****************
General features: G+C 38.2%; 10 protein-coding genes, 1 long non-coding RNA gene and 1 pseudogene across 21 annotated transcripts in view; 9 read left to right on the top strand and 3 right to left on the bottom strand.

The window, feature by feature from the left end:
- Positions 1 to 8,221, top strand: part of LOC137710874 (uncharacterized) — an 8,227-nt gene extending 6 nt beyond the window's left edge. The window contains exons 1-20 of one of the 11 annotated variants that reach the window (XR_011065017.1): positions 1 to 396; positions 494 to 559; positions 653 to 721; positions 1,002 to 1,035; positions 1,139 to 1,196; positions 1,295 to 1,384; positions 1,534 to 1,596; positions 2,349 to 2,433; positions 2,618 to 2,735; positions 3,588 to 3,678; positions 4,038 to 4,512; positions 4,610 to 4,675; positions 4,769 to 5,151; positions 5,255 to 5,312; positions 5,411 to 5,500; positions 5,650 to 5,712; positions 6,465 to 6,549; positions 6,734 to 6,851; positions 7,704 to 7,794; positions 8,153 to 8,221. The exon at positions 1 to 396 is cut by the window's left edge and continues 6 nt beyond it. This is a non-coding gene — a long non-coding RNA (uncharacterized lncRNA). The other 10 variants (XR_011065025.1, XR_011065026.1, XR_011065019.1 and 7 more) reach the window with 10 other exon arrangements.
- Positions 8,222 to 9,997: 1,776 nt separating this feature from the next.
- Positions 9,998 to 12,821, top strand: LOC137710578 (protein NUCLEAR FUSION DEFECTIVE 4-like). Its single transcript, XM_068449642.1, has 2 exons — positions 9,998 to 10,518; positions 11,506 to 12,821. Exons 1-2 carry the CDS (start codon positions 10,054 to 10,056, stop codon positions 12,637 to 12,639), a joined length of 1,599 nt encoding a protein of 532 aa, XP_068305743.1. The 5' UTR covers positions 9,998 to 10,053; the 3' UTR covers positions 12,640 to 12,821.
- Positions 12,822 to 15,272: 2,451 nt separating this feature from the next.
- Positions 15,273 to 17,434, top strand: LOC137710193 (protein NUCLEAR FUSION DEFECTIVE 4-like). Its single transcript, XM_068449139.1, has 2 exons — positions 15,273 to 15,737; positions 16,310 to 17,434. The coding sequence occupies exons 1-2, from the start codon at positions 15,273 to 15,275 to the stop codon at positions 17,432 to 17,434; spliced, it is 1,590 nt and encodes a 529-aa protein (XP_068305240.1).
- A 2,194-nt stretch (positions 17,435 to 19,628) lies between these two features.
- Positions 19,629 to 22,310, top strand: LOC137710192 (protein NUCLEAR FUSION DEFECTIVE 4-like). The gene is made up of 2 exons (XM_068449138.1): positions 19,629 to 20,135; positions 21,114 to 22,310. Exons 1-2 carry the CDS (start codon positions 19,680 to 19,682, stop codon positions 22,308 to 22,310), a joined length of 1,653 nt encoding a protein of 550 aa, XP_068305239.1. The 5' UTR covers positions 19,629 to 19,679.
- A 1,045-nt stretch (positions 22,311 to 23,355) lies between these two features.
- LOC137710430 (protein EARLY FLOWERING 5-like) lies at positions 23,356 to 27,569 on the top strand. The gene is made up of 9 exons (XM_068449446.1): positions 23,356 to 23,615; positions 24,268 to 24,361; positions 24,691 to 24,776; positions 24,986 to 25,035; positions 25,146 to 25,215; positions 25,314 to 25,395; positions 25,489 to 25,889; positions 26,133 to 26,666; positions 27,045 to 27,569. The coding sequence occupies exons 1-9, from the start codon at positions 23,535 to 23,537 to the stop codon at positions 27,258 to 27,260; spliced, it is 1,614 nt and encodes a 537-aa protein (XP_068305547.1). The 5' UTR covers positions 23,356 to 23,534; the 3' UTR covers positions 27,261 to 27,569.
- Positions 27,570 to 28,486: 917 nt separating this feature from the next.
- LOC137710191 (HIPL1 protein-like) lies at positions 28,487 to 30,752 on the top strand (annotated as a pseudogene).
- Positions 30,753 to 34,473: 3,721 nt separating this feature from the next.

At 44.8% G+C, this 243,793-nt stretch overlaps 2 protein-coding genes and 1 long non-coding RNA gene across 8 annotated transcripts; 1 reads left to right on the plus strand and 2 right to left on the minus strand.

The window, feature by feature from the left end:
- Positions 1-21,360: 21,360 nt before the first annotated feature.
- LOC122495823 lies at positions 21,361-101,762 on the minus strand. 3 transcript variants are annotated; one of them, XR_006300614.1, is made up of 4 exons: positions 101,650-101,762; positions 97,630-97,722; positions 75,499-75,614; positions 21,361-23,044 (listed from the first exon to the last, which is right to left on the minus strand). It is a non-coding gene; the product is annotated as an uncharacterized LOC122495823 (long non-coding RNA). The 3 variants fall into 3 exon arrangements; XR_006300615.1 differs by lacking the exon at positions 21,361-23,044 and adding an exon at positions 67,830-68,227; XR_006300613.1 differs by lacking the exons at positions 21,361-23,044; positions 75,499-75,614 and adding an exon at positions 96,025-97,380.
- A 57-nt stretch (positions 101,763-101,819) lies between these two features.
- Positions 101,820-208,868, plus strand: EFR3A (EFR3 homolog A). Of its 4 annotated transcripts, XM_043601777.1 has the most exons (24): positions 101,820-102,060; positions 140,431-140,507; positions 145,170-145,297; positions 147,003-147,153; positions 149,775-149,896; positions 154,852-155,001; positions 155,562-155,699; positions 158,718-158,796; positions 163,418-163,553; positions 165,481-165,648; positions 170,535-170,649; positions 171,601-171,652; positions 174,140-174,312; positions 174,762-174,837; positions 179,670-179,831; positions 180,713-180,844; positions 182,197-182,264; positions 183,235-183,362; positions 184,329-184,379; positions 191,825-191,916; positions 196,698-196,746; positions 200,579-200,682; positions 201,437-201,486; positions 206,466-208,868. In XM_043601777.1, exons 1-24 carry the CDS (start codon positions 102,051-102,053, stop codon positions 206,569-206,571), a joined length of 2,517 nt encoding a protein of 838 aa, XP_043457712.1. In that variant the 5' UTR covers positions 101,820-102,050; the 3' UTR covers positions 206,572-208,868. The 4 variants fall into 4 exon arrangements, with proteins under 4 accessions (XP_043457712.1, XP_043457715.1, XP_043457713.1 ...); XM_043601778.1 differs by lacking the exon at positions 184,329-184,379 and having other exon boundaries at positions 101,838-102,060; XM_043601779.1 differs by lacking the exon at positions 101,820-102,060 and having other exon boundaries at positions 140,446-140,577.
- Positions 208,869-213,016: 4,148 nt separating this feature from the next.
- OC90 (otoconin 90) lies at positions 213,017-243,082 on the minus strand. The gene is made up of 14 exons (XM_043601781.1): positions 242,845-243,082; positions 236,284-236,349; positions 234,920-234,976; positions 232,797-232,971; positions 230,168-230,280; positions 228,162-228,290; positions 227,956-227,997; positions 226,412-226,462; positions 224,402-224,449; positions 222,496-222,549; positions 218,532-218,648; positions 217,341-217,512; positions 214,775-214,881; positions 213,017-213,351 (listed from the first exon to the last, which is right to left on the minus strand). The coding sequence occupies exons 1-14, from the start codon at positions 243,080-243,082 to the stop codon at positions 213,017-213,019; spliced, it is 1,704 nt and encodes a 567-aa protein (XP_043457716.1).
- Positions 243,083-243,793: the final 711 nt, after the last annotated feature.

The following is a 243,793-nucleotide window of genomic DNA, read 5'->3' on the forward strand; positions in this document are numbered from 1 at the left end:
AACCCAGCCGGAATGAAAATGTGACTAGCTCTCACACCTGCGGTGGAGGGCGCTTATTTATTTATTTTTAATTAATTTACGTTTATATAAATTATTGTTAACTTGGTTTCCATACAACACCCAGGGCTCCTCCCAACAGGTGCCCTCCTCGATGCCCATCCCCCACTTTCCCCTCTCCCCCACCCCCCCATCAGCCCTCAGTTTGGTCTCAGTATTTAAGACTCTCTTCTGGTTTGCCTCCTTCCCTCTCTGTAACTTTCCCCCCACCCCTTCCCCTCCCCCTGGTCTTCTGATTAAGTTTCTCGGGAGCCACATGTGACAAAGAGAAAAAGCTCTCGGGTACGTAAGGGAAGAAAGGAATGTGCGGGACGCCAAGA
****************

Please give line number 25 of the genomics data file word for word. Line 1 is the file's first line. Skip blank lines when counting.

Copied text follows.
AACCCAGCCGGAATGAAAATGTGACTAGCTCTCACACCTGCGGTGGAGGGCGCTTATTTATTTATTTTTAATTAATTTACGTTTATATAAATTATTGTTAACTTGGTTTCCATACAACACCCAGGGCTCCTCCCAACAGGTGCCCTCCTCGATGCCCATCCCCCACTTTCCCCTCTCCCCCACCCCCCCATCAGCCCTCAGTTTGGTCTCAGTATTTAAGACTCTCTTCTGGTTTGCCTCCTTCCCTCTCTGTAACTTTCCCCCCACCCCTTCCCCTCCCCCTGGTCTTCTGATTAAGTTTCTCGGGAGCCACATGTGACAAAGAGAAAAAGCTCTCGGGTACGTAAGGGAAGAAAGGAATGTGCGGGACGCCAAGA